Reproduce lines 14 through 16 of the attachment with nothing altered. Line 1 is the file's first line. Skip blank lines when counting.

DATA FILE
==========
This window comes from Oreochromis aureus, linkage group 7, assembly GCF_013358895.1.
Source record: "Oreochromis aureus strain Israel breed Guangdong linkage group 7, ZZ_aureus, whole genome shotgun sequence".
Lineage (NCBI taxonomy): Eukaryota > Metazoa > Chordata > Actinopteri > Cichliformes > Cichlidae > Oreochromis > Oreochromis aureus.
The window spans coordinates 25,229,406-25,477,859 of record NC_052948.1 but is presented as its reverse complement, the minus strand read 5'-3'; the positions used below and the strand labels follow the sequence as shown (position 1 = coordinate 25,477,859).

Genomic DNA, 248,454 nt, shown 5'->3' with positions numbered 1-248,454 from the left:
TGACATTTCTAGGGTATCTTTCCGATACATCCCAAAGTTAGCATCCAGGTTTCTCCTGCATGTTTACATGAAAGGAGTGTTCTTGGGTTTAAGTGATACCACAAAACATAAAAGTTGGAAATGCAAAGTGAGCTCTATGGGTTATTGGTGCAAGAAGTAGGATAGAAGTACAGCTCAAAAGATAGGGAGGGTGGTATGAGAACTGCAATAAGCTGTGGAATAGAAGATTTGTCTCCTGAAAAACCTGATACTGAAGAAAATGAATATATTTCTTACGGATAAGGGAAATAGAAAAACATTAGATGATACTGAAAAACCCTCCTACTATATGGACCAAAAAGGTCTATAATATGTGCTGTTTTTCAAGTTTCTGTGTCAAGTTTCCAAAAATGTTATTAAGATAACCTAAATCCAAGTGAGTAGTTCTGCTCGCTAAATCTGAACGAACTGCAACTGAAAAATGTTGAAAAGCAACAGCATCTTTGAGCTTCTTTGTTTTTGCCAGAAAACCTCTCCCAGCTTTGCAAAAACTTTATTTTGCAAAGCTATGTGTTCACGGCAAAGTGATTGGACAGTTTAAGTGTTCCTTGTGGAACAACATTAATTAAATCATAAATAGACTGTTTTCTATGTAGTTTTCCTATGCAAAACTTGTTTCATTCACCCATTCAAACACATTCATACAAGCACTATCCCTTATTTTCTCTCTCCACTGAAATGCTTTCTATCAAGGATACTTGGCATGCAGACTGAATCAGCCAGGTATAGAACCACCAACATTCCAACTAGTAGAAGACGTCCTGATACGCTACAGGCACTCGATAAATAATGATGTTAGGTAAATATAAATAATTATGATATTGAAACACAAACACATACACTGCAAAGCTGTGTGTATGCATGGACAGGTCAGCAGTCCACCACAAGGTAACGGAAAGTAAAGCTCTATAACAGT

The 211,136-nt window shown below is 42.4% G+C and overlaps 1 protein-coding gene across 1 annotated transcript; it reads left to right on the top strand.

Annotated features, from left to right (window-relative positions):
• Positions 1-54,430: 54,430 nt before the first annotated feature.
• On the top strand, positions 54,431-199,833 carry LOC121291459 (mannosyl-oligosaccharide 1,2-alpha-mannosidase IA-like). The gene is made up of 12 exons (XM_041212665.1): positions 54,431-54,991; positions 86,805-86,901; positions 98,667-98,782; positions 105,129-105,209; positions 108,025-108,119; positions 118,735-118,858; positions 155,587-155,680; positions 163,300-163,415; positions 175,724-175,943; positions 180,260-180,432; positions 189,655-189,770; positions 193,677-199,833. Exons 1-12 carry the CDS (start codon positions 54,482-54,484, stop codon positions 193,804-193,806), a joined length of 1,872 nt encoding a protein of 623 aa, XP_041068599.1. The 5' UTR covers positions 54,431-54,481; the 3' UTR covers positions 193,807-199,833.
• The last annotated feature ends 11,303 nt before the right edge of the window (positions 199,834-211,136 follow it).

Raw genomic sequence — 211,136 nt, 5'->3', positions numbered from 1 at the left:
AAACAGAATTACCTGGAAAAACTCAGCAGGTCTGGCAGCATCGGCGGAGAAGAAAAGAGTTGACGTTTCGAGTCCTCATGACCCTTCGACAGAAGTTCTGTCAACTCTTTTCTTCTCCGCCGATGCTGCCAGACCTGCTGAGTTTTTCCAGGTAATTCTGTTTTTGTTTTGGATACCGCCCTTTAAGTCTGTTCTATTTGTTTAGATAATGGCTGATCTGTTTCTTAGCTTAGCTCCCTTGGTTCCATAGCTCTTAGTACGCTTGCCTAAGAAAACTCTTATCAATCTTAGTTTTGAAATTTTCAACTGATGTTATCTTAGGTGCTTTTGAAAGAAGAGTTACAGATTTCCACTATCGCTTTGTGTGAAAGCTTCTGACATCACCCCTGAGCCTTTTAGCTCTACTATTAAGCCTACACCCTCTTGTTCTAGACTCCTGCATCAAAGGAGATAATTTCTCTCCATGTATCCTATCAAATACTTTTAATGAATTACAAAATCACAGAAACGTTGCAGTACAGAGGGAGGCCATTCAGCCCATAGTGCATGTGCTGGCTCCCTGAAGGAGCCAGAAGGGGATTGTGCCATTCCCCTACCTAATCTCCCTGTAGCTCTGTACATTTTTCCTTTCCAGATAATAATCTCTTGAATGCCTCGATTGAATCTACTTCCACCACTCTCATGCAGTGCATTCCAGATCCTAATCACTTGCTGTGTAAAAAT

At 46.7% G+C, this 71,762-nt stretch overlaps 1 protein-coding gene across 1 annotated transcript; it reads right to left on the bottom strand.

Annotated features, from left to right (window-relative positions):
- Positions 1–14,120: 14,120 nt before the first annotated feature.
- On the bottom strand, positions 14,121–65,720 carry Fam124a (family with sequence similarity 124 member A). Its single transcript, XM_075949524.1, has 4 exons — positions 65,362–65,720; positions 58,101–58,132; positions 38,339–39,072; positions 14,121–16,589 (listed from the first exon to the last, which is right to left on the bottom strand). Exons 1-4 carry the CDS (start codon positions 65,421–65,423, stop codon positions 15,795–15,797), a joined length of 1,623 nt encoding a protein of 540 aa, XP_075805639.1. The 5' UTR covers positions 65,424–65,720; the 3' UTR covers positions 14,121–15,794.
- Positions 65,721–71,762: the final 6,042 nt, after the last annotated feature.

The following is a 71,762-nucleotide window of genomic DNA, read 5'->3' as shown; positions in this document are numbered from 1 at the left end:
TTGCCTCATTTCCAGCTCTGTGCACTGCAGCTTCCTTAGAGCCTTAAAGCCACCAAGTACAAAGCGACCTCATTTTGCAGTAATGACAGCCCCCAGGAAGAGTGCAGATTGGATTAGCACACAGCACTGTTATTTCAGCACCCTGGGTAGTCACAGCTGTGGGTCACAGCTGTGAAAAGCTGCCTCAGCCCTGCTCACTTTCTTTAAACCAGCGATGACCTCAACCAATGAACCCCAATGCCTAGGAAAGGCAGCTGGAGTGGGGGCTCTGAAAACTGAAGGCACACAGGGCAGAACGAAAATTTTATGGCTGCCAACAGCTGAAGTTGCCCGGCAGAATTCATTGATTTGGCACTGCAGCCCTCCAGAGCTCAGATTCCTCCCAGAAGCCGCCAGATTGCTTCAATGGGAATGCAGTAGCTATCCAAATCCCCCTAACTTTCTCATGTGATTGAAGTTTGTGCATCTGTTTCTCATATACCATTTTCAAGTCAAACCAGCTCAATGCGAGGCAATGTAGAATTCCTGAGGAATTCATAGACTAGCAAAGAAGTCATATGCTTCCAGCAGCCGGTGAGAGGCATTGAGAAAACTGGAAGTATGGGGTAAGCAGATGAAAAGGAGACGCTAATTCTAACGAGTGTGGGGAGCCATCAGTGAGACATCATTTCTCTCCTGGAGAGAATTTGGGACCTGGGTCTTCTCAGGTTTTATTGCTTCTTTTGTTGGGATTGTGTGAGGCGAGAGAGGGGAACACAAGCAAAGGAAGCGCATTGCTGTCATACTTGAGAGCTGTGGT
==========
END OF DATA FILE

At 46.7% G+C, this 71,762-nt stretch overlaps 1 protein-coding gene across 1 annotated transcript; it reads right to left on the bottom strand.

Annotated features, from left to right (window-relative positions):
- Positions 1–14,120: 14,120 nt before the first annotated feature.